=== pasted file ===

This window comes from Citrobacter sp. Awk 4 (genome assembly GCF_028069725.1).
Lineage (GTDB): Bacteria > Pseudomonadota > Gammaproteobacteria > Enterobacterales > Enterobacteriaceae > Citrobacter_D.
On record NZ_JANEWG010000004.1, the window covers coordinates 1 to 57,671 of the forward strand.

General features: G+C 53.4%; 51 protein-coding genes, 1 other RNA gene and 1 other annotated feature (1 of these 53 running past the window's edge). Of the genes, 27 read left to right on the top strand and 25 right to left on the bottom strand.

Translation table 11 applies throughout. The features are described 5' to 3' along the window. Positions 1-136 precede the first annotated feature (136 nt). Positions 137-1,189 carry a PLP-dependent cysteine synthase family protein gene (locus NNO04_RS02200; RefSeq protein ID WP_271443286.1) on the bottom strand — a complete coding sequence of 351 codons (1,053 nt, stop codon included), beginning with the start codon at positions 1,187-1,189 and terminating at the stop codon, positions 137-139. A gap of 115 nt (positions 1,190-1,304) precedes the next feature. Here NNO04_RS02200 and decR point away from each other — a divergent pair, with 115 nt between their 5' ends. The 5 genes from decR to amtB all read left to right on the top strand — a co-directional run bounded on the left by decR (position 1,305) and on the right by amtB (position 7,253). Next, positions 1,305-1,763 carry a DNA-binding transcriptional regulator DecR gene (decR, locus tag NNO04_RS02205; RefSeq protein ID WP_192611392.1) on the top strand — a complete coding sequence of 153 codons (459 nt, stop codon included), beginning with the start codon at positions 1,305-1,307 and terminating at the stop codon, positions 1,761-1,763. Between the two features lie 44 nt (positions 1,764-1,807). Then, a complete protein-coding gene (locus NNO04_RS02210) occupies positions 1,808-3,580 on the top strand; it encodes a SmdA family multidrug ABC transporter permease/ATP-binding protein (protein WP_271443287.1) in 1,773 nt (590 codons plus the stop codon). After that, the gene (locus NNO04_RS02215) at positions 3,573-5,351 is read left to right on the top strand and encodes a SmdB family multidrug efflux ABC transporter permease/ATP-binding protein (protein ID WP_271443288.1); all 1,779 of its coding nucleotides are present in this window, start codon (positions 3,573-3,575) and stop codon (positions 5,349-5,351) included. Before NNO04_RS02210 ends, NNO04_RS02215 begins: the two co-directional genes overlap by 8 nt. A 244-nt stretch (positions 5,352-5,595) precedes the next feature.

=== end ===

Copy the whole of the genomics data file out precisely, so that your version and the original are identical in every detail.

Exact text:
This window comes from Citrobacter sp. Awk 4 (genome assembly GCF_028069725.1).
Lineage (GTDB): Bacteria > Pseudomonadota > Gammaproteobacteria > Enterobacterales > Enterobacteriaceae > Citrobacter_D.
On record NZ_JANEWG010000004.1, the window covers coordinates 1 to 57,671 of the forward strand.

General features: G+C 53.4%; 51 protein-coding genes, 1 other RNA gene and 1 other annotated feature (1 of these 53 running past the window's edge). Of the genes, 27 read left to right on the top strand and 25 right to left on the bottom strand.

Translation table 11 applies throughout. The features are described 5' to 3' along the window. Positions 1-136 precede the first annotated feature (136 nt). Positions 137-1,189 carry a PLP-dependent cysteine synthase family protein gene (locus NNO04_RS02200; RefSeq protein ID WP_271443286.1) on the bottom strand — a complete coding sequence of 351 codons (1,053 nt, stop codon included), beginning with the start codon at positions 1,187-1,189 and terminating at the stop codon, positions 137-139. A gap of 115 nt (positions 1,190-1,304) precedes the next feature. Here NNO04_RS02200 and decR point away from each other — a divergent pair, with 115 nt between their 5' ends. The 5 genes from decR to amtB all read left to right on the top strand — a co-directional run bounded on the left by decR (position 1,305) and on the right by amtB (position 7,253). Next, positions 1,305-1,763 carry a DNA-binding transcriptional regulator DecR gene (decR, locus tag NNO04_RS02205; RefSeq protein ID WP_192611392.1) on the top strand — a complete coding sequence of 153 codons (459 nt, stop codon included), beginning with the start codon at positions 1,305-1,307 and terminating at the stop codon, positions 1,761-1,763. Between the two features lie 44 nt (positions 1,764-1,807). Then, a complete protein-coding gene (locus NNO04_RS02210) occupies positions 1,808-3,580 on the top strand; it encodes a SmdA family multidrug ABC transporter permease/ATP-binding protein (protein WP_271443287.1) in 1,773 nt (590 codons plus the stop codon). After that, the gene (locus NNO04_RS02215) at positions 3,573-5,351 is read left to right on the top strand and encodes a SmdB family multidrug efflux ABC transporter permease/ATP-binding protein (protein ID WP_271443288.1); all 1,779 of its coding nucleotides are present in this window, start codon (positions 3,573-3,575) and stop codon (positions 5,349-5,351) included. Before NNO04_RS02210 ends, NNO04_RS02215 begins: the two co-directional genes overlap by 8 nt. A 244-nt stretch (positions 5,352-5,595) precedes the next feature.